If mayors ruled the world dysfunctional nations, rising cities - New Haven Yale University Press 2013 - xv, 416 p. 25 cm
Includes bibliographical references (pages 361-402) and index.
If mayors ruled the world : why they should and how they already do -- Profile 1 : mayor of the world, Michael Bloomberg of New York -- The land of lost content : virtue and vice in the life of the city -- Profile 2 : the incorruptible as artist, Leoluca Orlando of Palermo -- The city and democracy : from independent polis to interdependent cosmopolis -- Profile 3 : the efficient jester, Boris Johnson of London -- Mayors rule! : Is this what democracy looks like? -- Profile 4 : governing in partnership, Wolfgang Schuster of Stuttgart -- Interdependent cities : local nodes and global synapses -- Profile 5 : the founder as president and the president as mayor, Lee Kuan Yew and Tony Tan of the city-state of Singapore -- Cities without sovereignty : the uses of powerlessness -- Profile 6 : the (not quite) indestructible, Yury Luzhkov of Moscow -- "Planet of slums" : the challenge of urban inequality -- Profile 7 : megacity headaches, Ayodele Adewale of Lagos -- City, cure thyself! : Mitigating inequality -- Profile 8 : her honor the mayor, Sheila Dikshit of Delhi-- Smart cities in a virtual world : linking cities with digital technology -- Profile 9 : the peacemakers, Teddy Kollek of Jerusalem and Qadoura Moussa of Jenin -- Cultural cities in a multicultural world : the arts of interdependence -- Profile 10 : civic comedy and teh art of citizenship, Antanas Mockus of Bogota -- Citizens without borders : glocal civil society and confederalism -- Profile 11 : the glocal community organizer, Park Won-Soon of Seoul -- A global parliament of mayors : bottom-up democracy and the road to interdependence.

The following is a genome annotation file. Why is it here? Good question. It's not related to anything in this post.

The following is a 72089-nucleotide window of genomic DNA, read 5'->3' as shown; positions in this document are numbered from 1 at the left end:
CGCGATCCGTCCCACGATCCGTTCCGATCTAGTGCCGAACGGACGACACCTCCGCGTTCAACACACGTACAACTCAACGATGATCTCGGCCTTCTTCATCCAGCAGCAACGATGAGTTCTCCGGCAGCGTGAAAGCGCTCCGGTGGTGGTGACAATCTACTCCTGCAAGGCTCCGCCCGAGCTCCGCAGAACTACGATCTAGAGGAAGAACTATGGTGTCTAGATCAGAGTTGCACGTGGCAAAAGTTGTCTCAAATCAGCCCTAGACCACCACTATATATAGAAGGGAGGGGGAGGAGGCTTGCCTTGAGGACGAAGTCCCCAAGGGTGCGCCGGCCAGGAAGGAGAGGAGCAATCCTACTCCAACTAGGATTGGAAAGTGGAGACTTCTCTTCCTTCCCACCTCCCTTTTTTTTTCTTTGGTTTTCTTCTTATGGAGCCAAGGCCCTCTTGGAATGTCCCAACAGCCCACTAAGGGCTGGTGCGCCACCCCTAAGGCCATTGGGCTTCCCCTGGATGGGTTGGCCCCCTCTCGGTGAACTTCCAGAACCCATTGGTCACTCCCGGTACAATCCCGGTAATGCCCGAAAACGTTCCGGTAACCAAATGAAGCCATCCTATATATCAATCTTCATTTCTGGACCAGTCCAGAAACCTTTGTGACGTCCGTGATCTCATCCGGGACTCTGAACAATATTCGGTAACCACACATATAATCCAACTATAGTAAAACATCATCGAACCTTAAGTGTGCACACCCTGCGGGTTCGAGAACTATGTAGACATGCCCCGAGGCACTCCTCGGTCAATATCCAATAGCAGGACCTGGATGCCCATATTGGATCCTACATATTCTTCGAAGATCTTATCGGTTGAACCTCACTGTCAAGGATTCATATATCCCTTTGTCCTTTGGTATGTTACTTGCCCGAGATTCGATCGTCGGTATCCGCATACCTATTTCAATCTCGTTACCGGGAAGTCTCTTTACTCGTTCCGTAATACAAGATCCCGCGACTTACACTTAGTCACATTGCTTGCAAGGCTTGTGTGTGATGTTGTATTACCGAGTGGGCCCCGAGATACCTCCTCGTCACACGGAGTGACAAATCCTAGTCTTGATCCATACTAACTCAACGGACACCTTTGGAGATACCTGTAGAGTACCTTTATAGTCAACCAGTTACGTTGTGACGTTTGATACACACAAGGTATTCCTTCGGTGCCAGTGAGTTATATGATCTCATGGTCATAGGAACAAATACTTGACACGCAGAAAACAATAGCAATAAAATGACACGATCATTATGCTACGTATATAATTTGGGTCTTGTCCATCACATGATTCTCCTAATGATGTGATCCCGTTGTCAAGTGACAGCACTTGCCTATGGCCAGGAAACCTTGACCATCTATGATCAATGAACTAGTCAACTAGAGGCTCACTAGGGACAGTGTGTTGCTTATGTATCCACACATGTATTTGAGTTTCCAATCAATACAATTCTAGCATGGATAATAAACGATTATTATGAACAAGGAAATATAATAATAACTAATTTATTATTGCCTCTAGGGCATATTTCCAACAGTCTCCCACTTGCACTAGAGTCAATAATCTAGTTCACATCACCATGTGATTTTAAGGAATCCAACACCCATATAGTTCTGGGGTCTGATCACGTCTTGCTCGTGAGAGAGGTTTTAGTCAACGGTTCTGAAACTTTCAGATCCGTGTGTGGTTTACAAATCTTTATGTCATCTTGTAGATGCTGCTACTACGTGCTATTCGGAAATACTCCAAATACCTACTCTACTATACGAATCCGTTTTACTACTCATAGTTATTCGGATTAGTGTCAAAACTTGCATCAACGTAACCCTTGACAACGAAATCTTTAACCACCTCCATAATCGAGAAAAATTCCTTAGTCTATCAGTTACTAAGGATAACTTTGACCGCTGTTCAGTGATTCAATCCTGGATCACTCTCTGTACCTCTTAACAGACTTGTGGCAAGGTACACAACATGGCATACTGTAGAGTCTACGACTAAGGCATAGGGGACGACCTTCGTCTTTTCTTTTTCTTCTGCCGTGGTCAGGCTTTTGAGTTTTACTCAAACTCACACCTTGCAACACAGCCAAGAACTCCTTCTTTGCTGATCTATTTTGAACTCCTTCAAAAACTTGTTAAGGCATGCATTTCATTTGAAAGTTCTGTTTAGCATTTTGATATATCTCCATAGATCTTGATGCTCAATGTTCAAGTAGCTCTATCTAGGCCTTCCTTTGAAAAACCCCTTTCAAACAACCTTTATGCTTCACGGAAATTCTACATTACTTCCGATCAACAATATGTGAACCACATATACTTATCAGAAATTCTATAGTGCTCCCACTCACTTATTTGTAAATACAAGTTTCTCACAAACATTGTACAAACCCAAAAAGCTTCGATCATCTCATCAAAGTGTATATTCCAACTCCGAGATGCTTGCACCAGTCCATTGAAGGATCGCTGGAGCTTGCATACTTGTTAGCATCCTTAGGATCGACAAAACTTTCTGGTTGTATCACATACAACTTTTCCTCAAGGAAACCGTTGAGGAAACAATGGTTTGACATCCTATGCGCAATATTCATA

"In the face of the most perilous challenges of our time--climate change, terrorism, poverty, and trafficking of drugs, guns, and people--the nations of the world seem paralyzed. The problems are too big for governments to deal with. Benjamin Barber contends that cities, and the mayors who run them, can do and are doing a better job than nations. He cites the unique qualities cities worldwide share: pragmatism, civic trust, participation, indifference to borders and sovereignty, and a democratic penchant for networking, creativity, innovation, and cooperation. He demonstrates how city mayors, singly and jointly, are responding to transnational problems more effectively than nation-states mired in ideological infighting and sovereign rivalries. The book features profiles of a dozen mayors around the world, making a persuasive case that the city is democracy's best hope in a globalizing world, and that great mayors are already proving that this is so"--
Municipal government--Case studies.
Political leadership--Case studies.
Comparative government--Case studies.
POLITICAL SCIENCE / History & Theory.
POLITICAL SCIENCE / Public Affairs & Administration.
POLITICAL SCIENCE / Government / Comparative.
JS141 / .B37 2013
320.85 / BA-I